Children around the world are headed back to school this month, and we have teamed up with Family Safety Resource to share some important Back to School Safety Tips that can help every family as they prepare for the new school year. These would be great for parents and kids to sit down and discuss together, so that children have a safety plan if faced with tough situations.
Knowledge gives children power. Knowing what to watch for and how to protect themselves from danger is critical as your child leaves the safety of the home for the bus, the streets, the playground, and after school activities.
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For more resources to keep your child safe, whether it’s back to school or all year long, check out Family Safety Resource’s Child Safe Kit. It’s a free tool kit with all the information you need including a smartphone contract, digital safety guide, and a DNA kit to better understand your child’s medical profile. Every family should have a Child Safe Kit on hand!
In the meantime, here are a few go-to tips to prepare for the new school year:
Back to School Safety Tips
Don’t Talk to Strangers
We preach to our children about this often, but do they know who “strangers” are? Be clear about who they can talk to and who they can’t. For example, it is okay to talk to teachers, recess personnel, and administrators at school. In fact, it is important to be able to talk to these people when kids need their help.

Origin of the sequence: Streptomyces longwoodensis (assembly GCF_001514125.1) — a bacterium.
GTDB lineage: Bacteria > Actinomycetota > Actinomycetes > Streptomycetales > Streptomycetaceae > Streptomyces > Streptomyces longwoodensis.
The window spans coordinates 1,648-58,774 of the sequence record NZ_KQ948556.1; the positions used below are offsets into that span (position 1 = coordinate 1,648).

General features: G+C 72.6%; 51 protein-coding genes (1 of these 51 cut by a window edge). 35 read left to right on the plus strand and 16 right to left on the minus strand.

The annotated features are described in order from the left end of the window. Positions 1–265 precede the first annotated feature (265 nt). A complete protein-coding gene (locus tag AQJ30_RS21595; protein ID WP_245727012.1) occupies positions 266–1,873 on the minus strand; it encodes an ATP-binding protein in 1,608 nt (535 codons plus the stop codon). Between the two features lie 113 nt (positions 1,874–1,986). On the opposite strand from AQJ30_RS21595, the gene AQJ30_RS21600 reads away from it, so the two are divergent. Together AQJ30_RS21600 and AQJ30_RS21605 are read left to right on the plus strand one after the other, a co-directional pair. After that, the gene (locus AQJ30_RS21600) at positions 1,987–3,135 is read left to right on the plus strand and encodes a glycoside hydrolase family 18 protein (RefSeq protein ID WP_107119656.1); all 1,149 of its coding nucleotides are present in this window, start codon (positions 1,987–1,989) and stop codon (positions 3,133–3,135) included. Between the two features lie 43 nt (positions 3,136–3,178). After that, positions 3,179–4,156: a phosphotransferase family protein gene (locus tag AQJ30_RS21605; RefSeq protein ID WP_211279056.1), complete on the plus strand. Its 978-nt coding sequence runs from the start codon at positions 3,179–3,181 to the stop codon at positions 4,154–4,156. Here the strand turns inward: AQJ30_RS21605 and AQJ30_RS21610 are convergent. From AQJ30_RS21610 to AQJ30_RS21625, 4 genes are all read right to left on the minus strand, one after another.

If a child gets lost, what stranger should they talk to? Encourage them to find a uniformed store employee or a mom with children, and ask them for help finding their parent.
On the other hand, if an adult they don’t know approaches them and asks for their help or wants your child to come with them, they should run away and tell an adult they know. Don’t assume that because someone looks safe, they are.
Bus Stop Safety
It is more likely for a child to be hurt on their way to or from school than at school. Bus stops are the first place children meet up with their friends in the morning. They have time to kill while waiting for the bus and are often un-supervised by an adult for that time.
Make sure your children know NOT to play in the street at the bus stop. The only time they should be in the street is when the bus has stopped, the lights are flashing, and the stop sign is up.
Helmets may not seem cool, but they are when they save your life! Make sure your kids have one available to them, and remind them to wear it EVERY time they ride.
Before you cross a street, STOP! Check both ways, and then ride on when it’s safe. It’s scary how often kids on a bike are already crossing (in a road) before they turn their head to look both ways. Give them a marker, a point on the road or sidewalk where they need to stop and check before crossing. Even if it’s a stop sign, or the light allows them to go–they need to look both ways first.
If you are in a carpool, there are a few things you should think about and consider before sending your children into other cars. Do those drivers require kids to wear seat belts? If your child is still required to be in a booster seat, does that driver have one in their car? Are there enough seats in their car for each child to have their own seat belt?
You would be amazed at how often these rules are broken. The excuse may be that the school is just a few blocks away, and yet, those few blocks may be some of the busiest right before and after school. Buy an extra $13 booster seat for the other adult to use in their car. Remind all parents in the carpool that seat belts are a MUST for each child.